The border between the United States and Mexico is more than a theoretical partition that divides the two countries. It is more like a third country itself, a 'border-land' about 2000 miles long and some 10 miles wide; neither the U.S. nor Mexico. It's an entity with its own unique mixed customs, a blend of Mexican and American culture. These border towns are places of perpetual transience, of shifting worlds where the relationship between the two very different countries is continually blurred.
"Crossings" is a book of images taken over a twenty-six year period that explores this borderland, from Tijuana to Brownsville, Texas, from the world of Mexican migrants to the honky-tonk atmosphere of border towns. Through Alex Webb's lenses we see just how porous the cultures, the regions, and the laws actually are. Complementing the photographs is an essay by Tom Miller, who has written about the American Southwest and Latin America for more than three decades and who first covered the border with Webb in the 1970s. Together, writer and photographer offer an indelible portrait of the complex, culturally rich land.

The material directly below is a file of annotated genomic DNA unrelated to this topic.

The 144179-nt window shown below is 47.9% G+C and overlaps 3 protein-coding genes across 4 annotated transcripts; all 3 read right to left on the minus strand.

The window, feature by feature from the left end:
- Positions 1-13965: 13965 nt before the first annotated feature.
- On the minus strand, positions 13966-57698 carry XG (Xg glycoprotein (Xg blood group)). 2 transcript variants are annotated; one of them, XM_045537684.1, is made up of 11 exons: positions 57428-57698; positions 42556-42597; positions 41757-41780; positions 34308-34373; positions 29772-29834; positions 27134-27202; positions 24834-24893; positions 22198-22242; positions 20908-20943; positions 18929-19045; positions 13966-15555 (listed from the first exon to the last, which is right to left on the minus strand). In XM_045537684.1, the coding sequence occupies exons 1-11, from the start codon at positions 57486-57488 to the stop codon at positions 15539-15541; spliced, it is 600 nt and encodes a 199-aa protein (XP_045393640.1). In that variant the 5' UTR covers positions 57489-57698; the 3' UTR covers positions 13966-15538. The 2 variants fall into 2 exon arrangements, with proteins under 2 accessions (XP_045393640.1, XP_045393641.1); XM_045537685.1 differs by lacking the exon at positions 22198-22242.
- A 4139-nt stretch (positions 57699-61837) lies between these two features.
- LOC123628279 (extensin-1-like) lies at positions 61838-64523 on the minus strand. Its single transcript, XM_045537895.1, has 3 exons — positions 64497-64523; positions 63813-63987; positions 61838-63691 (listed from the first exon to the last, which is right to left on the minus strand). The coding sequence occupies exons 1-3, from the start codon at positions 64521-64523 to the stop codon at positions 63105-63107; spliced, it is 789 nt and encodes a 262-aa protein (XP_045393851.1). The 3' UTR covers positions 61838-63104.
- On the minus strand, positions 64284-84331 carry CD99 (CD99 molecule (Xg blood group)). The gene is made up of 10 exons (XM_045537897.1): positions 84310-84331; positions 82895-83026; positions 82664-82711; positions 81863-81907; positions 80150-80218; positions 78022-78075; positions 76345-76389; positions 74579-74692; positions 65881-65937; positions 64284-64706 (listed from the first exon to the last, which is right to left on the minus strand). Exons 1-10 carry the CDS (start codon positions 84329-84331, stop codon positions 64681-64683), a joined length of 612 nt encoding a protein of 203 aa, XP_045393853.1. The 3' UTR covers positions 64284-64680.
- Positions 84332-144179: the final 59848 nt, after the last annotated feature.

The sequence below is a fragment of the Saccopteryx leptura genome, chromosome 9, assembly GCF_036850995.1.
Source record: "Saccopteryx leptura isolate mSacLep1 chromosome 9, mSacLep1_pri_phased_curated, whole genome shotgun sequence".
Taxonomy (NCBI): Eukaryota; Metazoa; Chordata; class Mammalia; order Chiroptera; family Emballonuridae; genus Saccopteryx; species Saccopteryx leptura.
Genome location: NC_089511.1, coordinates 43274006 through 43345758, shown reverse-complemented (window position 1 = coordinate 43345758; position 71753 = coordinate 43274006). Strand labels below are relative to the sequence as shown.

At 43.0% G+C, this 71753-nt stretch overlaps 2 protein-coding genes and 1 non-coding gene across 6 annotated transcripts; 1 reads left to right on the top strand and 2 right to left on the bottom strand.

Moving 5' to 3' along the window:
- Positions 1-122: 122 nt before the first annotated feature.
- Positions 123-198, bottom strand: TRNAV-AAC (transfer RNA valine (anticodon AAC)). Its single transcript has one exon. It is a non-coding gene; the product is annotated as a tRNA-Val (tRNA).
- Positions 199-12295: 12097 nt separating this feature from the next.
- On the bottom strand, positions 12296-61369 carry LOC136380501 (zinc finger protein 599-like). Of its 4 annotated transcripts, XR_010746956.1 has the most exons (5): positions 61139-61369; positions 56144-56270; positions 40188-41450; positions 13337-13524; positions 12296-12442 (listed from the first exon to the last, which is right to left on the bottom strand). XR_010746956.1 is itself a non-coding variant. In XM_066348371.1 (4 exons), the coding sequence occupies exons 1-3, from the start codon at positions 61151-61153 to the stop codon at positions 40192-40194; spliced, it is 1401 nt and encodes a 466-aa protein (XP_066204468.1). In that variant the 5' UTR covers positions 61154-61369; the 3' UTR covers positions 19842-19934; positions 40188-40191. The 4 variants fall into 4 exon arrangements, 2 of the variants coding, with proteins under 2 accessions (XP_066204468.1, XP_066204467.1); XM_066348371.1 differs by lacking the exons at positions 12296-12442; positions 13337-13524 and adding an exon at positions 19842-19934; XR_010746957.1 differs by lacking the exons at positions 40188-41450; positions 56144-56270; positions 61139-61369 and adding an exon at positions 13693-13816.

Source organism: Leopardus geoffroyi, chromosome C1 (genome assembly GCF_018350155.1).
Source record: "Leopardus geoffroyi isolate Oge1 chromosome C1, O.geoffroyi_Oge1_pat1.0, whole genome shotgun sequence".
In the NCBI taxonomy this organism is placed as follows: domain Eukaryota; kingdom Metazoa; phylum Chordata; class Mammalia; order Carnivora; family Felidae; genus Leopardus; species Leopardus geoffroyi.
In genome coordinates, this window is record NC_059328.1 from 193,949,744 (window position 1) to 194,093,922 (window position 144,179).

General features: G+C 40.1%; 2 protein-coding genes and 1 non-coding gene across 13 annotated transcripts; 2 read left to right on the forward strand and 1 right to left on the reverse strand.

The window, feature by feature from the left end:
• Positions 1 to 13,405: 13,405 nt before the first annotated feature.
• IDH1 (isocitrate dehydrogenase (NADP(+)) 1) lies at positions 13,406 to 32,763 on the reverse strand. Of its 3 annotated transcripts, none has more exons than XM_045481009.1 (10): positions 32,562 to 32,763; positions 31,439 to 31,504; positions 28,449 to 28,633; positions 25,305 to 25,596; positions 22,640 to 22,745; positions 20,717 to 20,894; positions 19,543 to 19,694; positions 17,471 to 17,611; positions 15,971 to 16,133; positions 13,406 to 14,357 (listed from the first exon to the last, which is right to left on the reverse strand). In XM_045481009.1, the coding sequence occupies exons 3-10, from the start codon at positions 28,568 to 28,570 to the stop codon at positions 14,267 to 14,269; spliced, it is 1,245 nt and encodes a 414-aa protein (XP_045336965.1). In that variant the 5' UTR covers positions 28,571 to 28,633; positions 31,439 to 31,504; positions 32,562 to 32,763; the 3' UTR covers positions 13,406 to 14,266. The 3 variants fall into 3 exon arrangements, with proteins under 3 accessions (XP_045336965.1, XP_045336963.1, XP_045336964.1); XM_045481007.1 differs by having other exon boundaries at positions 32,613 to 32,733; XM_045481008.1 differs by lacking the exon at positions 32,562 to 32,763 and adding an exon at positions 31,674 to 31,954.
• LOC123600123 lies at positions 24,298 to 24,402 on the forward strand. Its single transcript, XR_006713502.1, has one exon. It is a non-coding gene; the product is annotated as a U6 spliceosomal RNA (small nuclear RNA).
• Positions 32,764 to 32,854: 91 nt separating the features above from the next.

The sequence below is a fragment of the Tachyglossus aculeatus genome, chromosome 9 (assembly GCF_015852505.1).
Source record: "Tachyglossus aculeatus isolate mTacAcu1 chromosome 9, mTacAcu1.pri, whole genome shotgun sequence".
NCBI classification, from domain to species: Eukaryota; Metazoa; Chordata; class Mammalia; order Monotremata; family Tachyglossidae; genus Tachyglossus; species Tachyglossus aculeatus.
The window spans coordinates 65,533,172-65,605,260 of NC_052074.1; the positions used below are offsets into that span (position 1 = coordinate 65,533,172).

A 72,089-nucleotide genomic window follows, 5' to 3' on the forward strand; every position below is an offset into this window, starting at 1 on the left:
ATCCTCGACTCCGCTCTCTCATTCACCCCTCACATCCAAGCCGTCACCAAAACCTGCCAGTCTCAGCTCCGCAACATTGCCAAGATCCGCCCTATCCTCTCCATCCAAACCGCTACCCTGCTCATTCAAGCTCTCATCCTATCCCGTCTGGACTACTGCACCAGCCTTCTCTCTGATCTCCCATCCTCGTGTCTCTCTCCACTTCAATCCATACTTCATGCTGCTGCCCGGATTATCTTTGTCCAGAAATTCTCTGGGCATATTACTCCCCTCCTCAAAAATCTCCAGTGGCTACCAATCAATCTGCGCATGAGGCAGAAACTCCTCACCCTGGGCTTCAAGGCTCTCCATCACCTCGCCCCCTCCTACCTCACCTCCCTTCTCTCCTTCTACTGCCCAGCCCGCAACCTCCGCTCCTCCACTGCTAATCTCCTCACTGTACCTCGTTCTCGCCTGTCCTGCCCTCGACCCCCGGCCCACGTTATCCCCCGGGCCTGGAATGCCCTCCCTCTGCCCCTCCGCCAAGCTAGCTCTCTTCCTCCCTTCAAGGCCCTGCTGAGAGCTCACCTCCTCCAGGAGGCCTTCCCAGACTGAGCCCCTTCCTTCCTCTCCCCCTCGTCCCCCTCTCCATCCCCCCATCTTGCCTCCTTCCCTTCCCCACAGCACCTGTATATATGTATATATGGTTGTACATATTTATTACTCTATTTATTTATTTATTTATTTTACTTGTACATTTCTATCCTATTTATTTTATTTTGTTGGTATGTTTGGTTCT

Size: 11 3/4 x 9 3/4"
Publisher: The Monacelli Press, Inc. (New York, 2003)